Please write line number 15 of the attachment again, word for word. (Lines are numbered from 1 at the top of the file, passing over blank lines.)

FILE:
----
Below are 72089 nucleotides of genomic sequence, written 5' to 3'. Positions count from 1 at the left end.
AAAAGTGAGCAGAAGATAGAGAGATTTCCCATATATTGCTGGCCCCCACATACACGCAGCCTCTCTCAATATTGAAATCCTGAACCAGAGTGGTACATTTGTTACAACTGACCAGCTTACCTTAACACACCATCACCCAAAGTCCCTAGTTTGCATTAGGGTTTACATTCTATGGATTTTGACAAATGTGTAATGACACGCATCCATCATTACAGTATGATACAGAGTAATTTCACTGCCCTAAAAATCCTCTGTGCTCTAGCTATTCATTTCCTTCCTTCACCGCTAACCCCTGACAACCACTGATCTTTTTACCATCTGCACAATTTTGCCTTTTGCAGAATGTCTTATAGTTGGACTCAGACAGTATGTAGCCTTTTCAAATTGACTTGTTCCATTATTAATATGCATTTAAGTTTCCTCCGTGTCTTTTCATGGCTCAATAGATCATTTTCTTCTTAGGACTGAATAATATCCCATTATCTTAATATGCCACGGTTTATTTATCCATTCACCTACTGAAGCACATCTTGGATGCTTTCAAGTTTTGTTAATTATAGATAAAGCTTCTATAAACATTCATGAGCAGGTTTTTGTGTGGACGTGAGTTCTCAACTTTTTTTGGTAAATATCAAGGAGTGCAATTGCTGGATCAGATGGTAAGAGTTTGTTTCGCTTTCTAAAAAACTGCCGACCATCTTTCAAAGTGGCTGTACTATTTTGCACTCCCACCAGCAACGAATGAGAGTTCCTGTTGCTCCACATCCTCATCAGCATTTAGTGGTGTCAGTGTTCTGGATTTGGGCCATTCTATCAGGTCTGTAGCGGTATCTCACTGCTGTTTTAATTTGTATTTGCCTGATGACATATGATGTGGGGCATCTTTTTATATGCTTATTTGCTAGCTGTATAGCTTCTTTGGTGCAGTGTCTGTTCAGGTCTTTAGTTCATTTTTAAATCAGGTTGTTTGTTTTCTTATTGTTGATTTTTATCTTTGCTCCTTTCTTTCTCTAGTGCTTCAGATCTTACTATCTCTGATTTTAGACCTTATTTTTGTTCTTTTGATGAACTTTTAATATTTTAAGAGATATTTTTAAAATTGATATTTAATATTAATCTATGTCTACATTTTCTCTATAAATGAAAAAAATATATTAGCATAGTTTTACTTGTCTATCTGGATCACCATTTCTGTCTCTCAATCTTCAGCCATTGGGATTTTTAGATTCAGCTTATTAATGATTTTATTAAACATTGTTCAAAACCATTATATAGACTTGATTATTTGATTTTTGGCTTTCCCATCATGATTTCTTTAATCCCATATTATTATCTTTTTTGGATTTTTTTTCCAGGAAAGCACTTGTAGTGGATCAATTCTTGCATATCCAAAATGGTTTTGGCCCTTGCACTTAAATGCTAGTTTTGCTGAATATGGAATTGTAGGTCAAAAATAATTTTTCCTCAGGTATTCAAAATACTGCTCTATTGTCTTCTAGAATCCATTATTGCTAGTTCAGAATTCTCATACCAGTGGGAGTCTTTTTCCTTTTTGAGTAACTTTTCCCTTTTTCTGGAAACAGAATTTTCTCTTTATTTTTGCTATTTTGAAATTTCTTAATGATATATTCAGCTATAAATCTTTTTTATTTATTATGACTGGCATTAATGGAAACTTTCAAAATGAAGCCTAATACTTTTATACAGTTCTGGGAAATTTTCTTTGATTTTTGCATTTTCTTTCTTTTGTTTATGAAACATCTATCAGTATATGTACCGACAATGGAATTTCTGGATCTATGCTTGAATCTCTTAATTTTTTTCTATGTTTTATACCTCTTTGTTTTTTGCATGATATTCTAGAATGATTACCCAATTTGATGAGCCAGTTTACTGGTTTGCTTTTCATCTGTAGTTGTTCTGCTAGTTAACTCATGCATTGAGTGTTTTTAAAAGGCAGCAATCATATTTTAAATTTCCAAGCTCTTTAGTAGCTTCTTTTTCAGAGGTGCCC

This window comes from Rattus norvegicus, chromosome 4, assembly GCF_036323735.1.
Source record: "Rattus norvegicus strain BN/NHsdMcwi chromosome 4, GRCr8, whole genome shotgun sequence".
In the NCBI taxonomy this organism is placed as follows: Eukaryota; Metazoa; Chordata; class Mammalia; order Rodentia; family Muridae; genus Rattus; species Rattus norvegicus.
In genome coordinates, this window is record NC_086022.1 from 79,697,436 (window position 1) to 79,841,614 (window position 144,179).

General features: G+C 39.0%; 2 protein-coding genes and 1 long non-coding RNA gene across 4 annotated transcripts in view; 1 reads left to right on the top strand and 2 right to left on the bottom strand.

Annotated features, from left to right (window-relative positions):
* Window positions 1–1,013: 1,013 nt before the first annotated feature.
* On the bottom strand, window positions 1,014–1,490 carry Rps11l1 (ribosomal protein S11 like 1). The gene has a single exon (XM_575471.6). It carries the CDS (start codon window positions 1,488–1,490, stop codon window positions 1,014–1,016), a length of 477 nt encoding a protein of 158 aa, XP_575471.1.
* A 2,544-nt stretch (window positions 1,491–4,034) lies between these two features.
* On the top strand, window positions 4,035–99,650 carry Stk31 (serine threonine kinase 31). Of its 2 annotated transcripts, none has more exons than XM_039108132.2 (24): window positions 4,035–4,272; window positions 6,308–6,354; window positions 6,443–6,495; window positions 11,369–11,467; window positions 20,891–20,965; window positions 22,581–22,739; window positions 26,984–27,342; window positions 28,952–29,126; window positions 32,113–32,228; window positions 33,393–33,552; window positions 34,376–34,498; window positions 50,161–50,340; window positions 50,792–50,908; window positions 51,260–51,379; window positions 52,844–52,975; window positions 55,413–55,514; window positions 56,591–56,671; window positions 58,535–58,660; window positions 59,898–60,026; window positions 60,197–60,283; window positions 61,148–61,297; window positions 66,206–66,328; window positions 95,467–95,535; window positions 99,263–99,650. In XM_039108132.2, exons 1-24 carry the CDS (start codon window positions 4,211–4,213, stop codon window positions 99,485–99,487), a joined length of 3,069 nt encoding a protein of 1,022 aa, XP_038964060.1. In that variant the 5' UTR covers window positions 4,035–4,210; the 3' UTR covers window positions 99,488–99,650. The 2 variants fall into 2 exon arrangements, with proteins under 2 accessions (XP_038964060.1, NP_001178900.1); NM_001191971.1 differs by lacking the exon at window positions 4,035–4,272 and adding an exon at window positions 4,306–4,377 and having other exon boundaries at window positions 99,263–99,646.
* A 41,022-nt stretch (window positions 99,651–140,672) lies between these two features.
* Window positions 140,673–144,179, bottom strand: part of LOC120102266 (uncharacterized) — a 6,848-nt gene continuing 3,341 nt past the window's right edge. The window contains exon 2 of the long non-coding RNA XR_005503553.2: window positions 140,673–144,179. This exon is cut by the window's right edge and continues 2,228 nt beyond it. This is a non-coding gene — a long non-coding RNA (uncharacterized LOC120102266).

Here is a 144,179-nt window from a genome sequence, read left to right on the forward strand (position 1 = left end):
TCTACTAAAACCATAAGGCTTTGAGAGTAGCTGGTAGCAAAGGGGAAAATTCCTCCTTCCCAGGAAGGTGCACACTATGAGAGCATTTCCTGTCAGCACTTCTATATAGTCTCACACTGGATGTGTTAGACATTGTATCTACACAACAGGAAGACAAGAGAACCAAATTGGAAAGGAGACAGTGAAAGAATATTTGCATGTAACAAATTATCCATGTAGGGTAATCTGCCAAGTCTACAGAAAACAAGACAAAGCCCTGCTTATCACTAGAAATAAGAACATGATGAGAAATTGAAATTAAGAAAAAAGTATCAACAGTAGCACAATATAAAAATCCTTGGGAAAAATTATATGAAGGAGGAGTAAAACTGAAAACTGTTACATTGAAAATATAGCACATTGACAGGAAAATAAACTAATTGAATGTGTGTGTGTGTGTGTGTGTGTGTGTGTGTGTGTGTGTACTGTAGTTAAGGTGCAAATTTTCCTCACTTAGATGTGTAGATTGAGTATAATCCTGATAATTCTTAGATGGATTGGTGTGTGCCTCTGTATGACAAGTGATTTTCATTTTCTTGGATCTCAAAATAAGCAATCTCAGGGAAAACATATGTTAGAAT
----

Here is a 144,179-nt window from a genome sequence, read left to right on the forward strand (position 1 = left end):